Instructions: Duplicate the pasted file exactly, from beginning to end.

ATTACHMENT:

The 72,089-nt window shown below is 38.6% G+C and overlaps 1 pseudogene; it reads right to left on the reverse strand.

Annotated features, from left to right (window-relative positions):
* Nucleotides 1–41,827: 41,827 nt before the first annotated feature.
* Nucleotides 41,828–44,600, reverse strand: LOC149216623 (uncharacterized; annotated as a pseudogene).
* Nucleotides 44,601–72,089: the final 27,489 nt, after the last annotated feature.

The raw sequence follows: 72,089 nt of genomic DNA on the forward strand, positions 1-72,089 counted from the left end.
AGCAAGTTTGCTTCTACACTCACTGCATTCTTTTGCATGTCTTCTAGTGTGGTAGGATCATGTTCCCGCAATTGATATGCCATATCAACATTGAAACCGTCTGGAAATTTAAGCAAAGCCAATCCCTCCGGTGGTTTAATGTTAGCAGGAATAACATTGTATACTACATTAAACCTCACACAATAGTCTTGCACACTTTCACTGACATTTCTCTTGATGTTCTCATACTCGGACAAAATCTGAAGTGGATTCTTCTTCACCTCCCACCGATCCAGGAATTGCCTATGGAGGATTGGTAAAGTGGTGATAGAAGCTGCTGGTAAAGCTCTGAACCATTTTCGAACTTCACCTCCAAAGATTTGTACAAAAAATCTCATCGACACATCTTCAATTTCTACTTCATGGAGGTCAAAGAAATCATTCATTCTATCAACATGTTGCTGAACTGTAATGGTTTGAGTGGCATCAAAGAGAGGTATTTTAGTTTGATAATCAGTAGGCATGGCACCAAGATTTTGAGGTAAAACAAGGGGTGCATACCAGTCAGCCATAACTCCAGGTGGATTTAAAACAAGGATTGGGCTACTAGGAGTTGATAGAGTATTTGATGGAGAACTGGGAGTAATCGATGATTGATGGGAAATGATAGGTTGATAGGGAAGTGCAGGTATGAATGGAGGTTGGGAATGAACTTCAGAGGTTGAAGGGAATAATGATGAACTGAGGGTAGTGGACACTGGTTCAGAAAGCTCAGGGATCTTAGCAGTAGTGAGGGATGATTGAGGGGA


The 72,089-nt window shown below is 38.6% G+C and overlaps 1 pseudogene; it reads right to left on the reverse strand.

Annotated features, from left to right (window-relative positions):
* Nucleotides 1–41,827: 41,827 nt before the first annotated feature.
* Nucleotides 41,828–44,600, reverse strand: LOC149216623 (uncharacterized; annotated as a pseudogene).
* Nucleotides 44,601–72,089: the final 27,489 nt, after the last annotated feature.

The raw sequence follows: 72,089 nt of genomic DNA on the forward strand, positions 1-72,089 counted from the left end.
AGCAAGTTTGCTTCTACACTCACTGCATTCTTTTGCATGTCTTCTAGTGTGGTAGGATCATGTTCCCGCAATTGATATGCCATATCAACATTGAAACCGTCTGGAAATTTAAGCAAAGCCAATCCCTCCGGTGGTTTAATGTTAGCAGGAATAACATTGTATACTACATTAAACCTCACACAATAGTCTTGCACACTTTCACTGACATTTCTCTTGATGTTCTCATACTCGGACAAAATCTGAAGTGGATTCTTCTTCACCTCCCACCGATCCAGGAATTGCCTATGGAGGATTGGTAAAGTGGTGATAGAAGCTGCTGGTAAAGCTCTGAACCATTTTCGAACTTCACCTCCAAAGATTTGTACAAAAAATCTCATCGACACATCTTCAATTTCTACTTCATGGAGGTCAAAGAAATCATTCATTCTATCAACATGTTGCTGAACTGTAATGGTTTGAGTGGCATCAAAGAGAGGTATTTTAGTTTGATAATCAGTAGGCATGGCACCAAGATTTTGAGGTAAAACAAGGGGTGCATACCAGTCAGCCATAACTCCAGGTGGATTTAAAACAAGGATTGGGCTACTAGGAGTTGATAGAGTATTTGATGGAGAACTGGGAGTAATCGATGATTGATGGGAAATGATAGGTTGATAGGGAAGTGCAGGTATGAATGGAGGTTGGGAATGAACTTCAGAGGTTGAAGGGAATAATGATGAACTGAGGGTAGTGGACACTGGTTCAGAAAGCTCAGGGATCTTAGCAGTAGTGAGGGATGATTGAGGGGA